Big cats have been reported to inhabit the British countryside. The main known reason how these animals came to Britain is that many owners of these exotic animals chose to release them due to the introduction of the ‘Dangerous Wild Animals Act 1976’. The first sighting of these creatures date as far back as the 18th where a well known writer (William Cobbett) believed he saw a mid-sized cat climbing a tree.
Throughout the 19th century there are increasing reports, sightings and evidence for these creatures inhabiting the British Isles. In 1991 a European lynx was shot in Norfolk due to killing over 10 sheep in a very small amount of time. However the issue was just reported in 2003 as the farmer thought that he had shot an endangered species. In 1993 a leopard was shot in the ‘Isle of Wright’ for killing livestock. In 2001 a lynx was captured in North London and taken into London Zoo. It was then discovered to be under 2 years of age.
In June 2006 a video was taken of a large black cat (possibly a panther) in the rural areas of Aberdeenshire. In mid 2009 a video was taken of a large black cat that was walking next to railway line in Argyll, it is apparent that big cats with dark colours have been reported on several occasions before. In 2010 a video footage was taken of a 5 foot black cat in Gloucestershire.
There have been very few attacks from big cats on people in Britain. There are 2 well known big cat attacks on people. In 2000 a young boy was attacked by what appears to be a black panther in South Wales. This evidence for big cats living in the UK is unique because is yields physical impressions, the attack left him with 5 claw marks on the left side of his face.
There has been some DNA evidence which confirms the existence of the ‘British big cats’. In 2011 DNA testing which was done by Durham University shows that a leopard was living in Northern Devon.
These creatures feed on roe deer, fallow deer, sika deer, and young deer. They will also target birds, rabbits and small mammals. There have been several reports of big cats killing livestock however this happens only in extreme cases such as poor weather, lack of natural prey or the animal is injured. The species of big cats that inhabit Britain are the leopard, the Black Panther (which accounts to the majority of reports); the puma (where 30% of sightings fit its description), Jaguar, Lynx, Ocelot, Jungle cat and even lions have been reported.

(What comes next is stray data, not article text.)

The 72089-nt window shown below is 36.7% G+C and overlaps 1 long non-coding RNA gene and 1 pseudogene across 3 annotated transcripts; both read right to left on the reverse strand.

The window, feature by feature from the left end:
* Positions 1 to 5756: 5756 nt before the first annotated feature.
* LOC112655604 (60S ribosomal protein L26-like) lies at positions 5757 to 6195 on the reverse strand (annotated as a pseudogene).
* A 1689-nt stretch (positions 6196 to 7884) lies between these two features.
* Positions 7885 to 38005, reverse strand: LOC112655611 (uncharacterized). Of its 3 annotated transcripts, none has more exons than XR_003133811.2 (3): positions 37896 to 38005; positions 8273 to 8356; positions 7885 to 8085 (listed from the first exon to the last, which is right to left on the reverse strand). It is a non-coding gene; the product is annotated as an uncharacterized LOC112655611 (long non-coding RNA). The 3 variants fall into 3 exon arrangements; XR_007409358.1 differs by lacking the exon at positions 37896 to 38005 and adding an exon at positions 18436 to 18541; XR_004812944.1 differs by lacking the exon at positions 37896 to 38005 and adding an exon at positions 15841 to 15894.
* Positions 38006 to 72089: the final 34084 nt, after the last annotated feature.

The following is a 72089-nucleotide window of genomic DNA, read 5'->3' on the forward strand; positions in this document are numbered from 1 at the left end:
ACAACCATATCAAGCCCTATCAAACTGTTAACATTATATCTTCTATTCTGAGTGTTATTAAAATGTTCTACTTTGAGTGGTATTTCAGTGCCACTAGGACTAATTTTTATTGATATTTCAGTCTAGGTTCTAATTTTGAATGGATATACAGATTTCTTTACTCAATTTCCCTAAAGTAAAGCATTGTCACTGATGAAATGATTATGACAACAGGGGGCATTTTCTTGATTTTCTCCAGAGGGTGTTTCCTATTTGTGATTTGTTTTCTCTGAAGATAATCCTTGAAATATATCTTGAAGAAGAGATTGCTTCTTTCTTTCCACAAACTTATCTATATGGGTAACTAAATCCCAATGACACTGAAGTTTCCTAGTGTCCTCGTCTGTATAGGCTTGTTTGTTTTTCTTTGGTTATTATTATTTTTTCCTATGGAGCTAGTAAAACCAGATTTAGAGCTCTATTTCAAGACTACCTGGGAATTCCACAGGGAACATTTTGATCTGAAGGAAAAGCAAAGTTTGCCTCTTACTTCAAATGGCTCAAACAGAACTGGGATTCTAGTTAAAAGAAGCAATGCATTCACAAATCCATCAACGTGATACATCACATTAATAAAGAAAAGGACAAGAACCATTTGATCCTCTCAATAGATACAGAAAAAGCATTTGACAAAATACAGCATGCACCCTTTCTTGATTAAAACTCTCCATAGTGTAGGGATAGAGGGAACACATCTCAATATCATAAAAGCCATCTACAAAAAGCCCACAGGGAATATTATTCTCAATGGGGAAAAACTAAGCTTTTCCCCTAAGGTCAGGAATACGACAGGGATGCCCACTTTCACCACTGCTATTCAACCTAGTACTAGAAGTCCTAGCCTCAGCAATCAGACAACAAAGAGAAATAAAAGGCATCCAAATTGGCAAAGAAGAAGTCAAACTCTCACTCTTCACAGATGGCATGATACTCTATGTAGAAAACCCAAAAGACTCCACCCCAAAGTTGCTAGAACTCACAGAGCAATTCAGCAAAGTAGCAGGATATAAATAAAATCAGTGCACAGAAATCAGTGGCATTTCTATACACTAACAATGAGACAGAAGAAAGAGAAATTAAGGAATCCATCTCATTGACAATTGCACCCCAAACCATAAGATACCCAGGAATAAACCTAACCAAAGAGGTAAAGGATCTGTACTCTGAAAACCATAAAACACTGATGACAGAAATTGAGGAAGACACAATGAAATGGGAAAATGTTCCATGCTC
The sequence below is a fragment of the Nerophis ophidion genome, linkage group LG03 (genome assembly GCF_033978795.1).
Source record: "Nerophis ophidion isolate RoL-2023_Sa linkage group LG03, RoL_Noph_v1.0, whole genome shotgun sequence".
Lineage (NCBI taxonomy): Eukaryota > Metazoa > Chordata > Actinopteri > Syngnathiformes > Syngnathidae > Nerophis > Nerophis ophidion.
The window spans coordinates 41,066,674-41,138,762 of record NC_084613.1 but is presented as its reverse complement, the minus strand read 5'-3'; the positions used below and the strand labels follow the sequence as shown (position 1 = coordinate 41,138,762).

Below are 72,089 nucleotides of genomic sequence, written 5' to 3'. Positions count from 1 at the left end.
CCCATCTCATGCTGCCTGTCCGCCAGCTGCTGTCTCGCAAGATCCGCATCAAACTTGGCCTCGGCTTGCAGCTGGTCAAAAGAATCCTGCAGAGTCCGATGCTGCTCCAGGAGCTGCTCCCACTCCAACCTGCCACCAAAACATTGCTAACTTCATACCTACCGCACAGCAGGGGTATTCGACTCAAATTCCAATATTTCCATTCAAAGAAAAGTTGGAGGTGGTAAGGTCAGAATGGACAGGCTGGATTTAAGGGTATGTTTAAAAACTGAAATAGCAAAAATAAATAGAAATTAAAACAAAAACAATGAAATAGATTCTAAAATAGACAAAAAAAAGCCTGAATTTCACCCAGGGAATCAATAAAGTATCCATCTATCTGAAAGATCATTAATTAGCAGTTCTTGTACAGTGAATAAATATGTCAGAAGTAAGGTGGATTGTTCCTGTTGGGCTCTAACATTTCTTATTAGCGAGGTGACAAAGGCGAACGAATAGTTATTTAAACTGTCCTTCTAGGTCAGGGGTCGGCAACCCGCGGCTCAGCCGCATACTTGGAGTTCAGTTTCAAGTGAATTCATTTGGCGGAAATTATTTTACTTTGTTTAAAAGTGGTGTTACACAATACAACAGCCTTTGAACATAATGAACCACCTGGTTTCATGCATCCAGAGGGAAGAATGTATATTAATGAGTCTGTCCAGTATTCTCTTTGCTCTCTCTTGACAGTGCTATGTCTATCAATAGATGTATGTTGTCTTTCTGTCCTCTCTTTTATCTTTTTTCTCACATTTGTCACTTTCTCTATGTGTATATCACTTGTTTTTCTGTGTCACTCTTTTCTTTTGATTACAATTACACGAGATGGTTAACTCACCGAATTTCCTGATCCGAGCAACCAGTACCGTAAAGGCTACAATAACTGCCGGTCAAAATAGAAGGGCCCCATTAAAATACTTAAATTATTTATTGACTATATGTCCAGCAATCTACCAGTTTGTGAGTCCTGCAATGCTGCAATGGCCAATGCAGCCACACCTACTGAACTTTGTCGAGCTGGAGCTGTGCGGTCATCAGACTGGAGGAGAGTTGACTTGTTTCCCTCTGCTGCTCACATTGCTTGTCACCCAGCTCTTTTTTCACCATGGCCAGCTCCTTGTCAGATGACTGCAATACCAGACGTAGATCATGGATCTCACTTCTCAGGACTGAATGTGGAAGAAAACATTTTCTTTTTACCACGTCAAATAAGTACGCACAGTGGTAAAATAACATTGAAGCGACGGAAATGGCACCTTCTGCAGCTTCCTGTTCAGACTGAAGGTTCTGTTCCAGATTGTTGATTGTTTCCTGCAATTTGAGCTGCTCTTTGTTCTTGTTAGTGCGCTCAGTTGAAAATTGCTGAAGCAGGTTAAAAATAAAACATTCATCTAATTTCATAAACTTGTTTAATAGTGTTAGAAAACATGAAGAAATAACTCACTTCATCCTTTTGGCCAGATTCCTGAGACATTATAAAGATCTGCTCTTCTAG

The Puma and the Black Panther are the most commonly reported cats in the UK there is also reports of a big cat that is completely unique to Britain and unknown to science however there is very little information on this particular species. The Puma is by far going to be one of the successful cats in the UK (please note the puma is classified as a small cat this is because it can purr and it is more closely related to small felines rather than big cats). The puma is highly adaptable and can easily survive in the UK. One reason why the large felines have been so successful in the UK is that there is a wide abundance of prey and there is very little competition for food and territory.
These animals must be breeding in the UK, many big cats live no more than 20 years in captivity, however there have been sighting since the 1970s. Between 2004 to 2005 there have been around 18 reports of big cats with cubs which is evidence that these creatures are breeding.
These animals do provide their advantages, these include:
1) Controlling deer populations
2) Encourage people to come to Britain (if they become more numerous) which will fuel the economy.
3) The lynx was once native to Britain, the fact that it is amongst many reports suggests that it can be re-introduced back into the UK. It also means that there could already be small breeding populations throughout the British Isles.
These creatures will only attack if corned so it is advisably that a reasonable amount of space is given if you decide to look for these animals. There have been a few reports of big cats growling at people, this meant that the cat was corned and had no where to escape. They growl to intimidate people so they back away giving an opportunity for the cat to escape.
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